From the According to Keir dictionary:
Privilege Denier | /priv(ə)lij) də.nī.ər/ A person who does not believe that they have received special rights or advantages from being born not black.
A Privilege Denier shows their colors when they believe that they are being accused of racism. A PD is not a racist. A PD truly doesn't believe that race makes you a better or worse person. And as any good PD who thinks that they are being accused of racism will tell you, they "don't have a racist bone in their body", they "don't see race or color", they think everyone should just be kind to each other and will vehemently tell you that they even "have black family members"! They have sometimes even asked their " black friends" if they are racist and the friends have said no, so there you have it. Not a racist. (Where is the sarcasm font when you need it?)
So you try to say, "I wasn't calling you a racist, just that some of your comments really show your privilege. And the inevitable: "PRIVILEGE?! I grew up poor, I had to work my whole life!" At this point, trying to explain privilege is pointless. The whole conversation is just circling the drain...
I have privilege, I know that I do. I was never followed around a store just because of my skin color. I never had a cop do a U-turn to follow my car on the way to work . I never had someone question my intentions while walking in my small town neighborhood. I was never asked to join a sports team with the assumption that I'm fast, never asked if my hair was real and never told that I should (this one just came from a now ex-friend), "just dress normal." I've never had anybody comment that I must not have a job if I go to a protest, or that it must be nice to have a brand new phone because I'm probably on welfare. I've never been accused of getting a job or promotion because of the color of my skin. I'll say it again, I have privilege. I know I do.
A good little PD will tell you that none of the above happens. They will tell you that their black friends have "gotten over slavery" and so should the rest of "them". They will tell you that it's white people causing all the issues and that if we all just acted respectfully to each other, everything would be fine. They will tell you that the Irish and the Polish had it hard too. And my favorite, everyone should just ignore color and get over it.
This one boils my blood. Ignore color. So just ignore a significant part of the very makeup of a person? Ignore someone's heritage, culture and individuality? And "get over it." Pardon me, but What. The. Fuck?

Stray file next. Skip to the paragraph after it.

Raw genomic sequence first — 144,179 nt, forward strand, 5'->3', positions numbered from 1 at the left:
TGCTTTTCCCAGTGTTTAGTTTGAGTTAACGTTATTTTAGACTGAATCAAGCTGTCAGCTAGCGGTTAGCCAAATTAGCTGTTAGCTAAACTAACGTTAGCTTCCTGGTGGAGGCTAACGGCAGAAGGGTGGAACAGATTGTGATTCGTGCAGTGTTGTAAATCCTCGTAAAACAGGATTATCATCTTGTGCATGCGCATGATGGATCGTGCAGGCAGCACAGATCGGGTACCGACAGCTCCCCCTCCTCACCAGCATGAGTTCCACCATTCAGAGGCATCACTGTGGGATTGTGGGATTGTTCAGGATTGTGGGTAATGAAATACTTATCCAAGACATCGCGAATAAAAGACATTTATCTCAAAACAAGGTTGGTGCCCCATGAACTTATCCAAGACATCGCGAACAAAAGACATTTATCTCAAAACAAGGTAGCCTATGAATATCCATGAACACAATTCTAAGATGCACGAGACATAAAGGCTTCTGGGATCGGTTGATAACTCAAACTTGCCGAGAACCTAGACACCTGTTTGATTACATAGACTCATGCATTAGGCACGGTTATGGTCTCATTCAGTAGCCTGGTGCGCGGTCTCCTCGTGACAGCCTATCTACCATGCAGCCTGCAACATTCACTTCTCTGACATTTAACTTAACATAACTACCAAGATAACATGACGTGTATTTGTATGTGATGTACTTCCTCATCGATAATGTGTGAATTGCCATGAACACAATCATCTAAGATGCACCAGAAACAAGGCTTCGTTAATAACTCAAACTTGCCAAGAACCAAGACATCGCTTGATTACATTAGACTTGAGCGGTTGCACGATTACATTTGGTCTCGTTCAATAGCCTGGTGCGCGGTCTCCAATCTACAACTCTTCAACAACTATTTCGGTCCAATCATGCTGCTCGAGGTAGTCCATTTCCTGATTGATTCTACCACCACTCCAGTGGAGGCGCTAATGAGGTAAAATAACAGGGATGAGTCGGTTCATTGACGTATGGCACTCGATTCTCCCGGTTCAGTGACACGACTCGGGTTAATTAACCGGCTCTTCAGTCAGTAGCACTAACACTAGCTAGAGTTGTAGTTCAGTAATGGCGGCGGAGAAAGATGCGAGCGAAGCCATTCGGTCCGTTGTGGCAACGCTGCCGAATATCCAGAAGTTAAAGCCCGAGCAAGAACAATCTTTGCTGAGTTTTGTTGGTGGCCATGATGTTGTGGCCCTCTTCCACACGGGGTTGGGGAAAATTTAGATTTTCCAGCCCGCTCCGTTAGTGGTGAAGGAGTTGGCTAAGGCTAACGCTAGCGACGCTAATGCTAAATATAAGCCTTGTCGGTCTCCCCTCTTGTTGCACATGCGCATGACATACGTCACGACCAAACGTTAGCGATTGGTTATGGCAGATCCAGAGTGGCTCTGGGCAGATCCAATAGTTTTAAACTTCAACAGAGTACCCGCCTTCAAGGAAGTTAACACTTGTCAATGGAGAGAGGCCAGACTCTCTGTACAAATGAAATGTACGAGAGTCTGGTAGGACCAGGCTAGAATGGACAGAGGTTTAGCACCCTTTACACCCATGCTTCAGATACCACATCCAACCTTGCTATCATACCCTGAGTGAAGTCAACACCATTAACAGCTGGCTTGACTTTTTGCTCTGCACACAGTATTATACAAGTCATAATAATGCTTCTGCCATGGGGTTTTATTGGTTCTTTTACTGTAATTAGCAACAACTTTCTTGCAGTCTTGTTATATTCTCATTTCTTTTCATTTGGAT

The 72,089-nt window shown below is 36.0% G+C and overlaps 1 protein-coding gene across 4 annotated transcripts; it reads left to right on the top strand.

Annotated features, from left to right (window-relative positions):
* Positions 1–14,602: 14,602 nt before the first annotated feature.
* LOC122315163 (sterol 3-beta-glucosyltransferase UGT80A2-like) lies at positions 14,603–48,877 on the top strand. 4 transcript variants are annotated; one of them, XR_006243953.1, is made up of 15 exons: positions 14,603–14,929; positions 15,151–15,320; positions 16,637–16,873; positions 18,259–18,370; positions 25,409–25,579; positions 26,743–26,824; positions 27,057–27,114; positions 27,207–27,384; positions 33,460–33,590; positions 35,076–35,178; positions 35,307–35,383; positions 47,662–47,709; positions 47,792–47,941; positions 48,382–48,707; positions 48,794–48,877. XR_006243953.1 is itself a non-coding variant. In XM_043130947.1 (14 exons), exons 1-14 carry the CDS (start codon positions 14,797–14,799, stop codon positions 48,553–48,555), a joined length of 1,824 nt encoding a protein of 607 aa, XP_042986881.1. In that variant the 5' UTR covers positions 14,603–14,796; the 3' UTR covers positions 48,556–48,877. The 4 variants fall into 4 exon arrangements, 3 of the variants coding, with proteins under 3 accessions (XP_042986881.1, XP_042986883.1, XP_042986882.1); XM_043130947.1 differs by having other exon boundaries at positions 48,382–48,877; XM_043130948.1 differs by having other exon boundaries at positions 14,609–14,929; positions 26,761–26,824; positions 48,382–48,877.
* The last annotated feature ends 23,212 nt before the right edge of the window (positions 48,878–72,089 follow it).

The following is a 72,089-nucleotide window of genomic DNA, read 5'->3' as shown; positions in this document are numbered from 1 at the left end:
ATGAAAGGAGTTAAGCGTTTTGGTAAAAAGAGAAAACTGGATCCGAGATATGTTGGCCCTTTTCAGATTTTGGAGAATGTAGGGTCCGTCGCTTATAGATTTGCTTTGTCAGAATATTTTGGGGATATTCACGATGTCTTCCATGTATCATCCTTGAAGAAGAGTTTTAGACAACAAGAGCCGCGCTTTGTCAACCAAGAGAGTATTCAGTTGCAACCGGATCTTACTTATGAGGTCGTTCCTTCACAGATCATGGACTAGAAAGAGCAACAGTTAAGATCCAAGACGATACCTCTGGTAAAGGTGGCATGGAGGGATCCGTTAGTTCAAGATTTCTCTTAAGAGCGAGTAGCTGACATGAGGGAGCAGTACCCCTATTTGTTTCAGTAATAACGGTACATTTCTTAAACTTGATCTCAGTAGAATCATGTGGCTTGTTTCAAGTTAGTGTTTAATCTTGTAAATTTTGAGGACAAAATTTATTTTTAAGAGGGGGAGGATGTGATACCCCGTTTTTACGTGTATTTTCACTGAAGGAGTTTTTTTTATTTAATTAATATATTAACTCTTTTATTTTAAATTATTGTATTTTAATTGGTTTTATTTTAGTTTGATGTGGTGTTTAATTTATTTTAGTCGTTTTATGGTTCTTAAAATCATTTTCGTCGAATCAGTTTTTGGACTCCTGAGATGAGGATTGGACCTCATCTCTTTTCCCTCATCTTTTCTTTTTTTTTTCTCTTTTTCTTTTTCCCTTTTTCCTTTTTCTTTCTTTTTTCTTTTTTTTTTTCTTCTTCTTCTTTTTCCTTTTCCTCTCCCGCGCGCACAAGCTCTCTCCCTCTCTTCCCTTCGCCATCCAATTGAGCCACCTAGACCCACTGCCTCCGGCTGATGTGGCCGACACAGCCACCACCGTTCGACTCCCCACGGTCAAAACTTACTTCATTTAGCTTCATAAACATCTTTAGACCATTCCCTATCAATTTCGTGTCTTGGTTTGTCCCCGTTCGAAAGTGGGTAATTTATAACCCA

The PD thinks that POCs need to get over slavery. They think that since slavery and sitting on the back of the bus is over (and of course, they never owned slaves) that racism and privilege is over, so POCs need to just get over it and move on. Their Irish family is over it. They get called Polack and don't cry about it or protest over it. My favorite is when the PD says "I'm just not dealing with it any more, I'm over it". I tried to explain to the ex friend that he was able to be over it if he wanted to, but POCs can't get over it, that it's living daily with them because of the color of their skin. They can't just step out of their skin and say BOOM, no more racism for me!!
(There's that train of thought thing...moving on...)
So I really think that if the conversation starts with the word "racism" or "racist", it's immediately going to get heated. It's an UGLY word. Yes, there ARE racists, don't get me wrong, but the PD is that friend that you love, that you don't want to have to say goodbye to,( like Janet from high school who thinks Colin Kaepernick should respect the flag) but that doesn't believe in white privilege and therefore says things like : "I just don't know why they are still protesting, plus, Floyd was no angel ya know!". That's the PD that maybe, just maybe, can be encouraged to listen and learn from people who are truly trying to change the world. PDs are the ones that maybe will take the time to actually read something that makes them uncomfortable. There is still hope with the PD. but if the conversation starts with the word "racist" or "racism", the shit has already hit the fan and there is no getting it back in the bag.
So here are my suggestions:
PD "I'm over this, I don't even SEE color"
Me "Oh my god, stop, that's so racist!"
PD: "I'm not a racist, I love black people, I have black friends, my cousin is married to a black guy!"
Me "I know you aren't racist, but you are showing your privilege"
PD "PRIVILEGE!!!! I GREW UP WITH A SINGLE MOM, I WORKED MY ASS OFF SINCE I WAS TEN AND I NEVER ASKED FOR SPECIAL RIGHTS BECAUSE I'M WHITE LIKE THEY DO!!!
Me "THAT's NOT PRIVILEGE! OH MY GOD, WHAT IS WRONG WITH YOU?"
(You see where this is going, right?)
PD "I'm so over this, I don't even SEE color"
Me: "I think it's a little unrealistic to say that you don't see the color of someone's skin. I mean, it's right there. Shouldn't we try to appreciate someone for who they are, including their skin color?
PD "I guess I didn't look at it like that. I just meant that I don't judge people by skin color"
Me: "I know you don't, and I love that about you. It's just that sometimes I don't think you understand how privileged we are. We are so lucky to be able to be "over it" because we don't really have to deal with it. POCs can't just take off their skin and by saying that you don't see skin color kind of sounds like you think that POCs have lived the same lives we have, and unfortunately, that's not true."
PD. "None of my black friends have ever told me that I act privileged. "
Me: "It's not ACTING like you have privilege, it's simply understanding and admitting that you have it, and that the only reason you have it is because you WERE BORN WHITE.
So my goal, along with continuing to learn from other people, is to try to actively engage people BEFORE the temperature starts to climb. Because once the mercury starts to rise, breaking the glass is inevitable.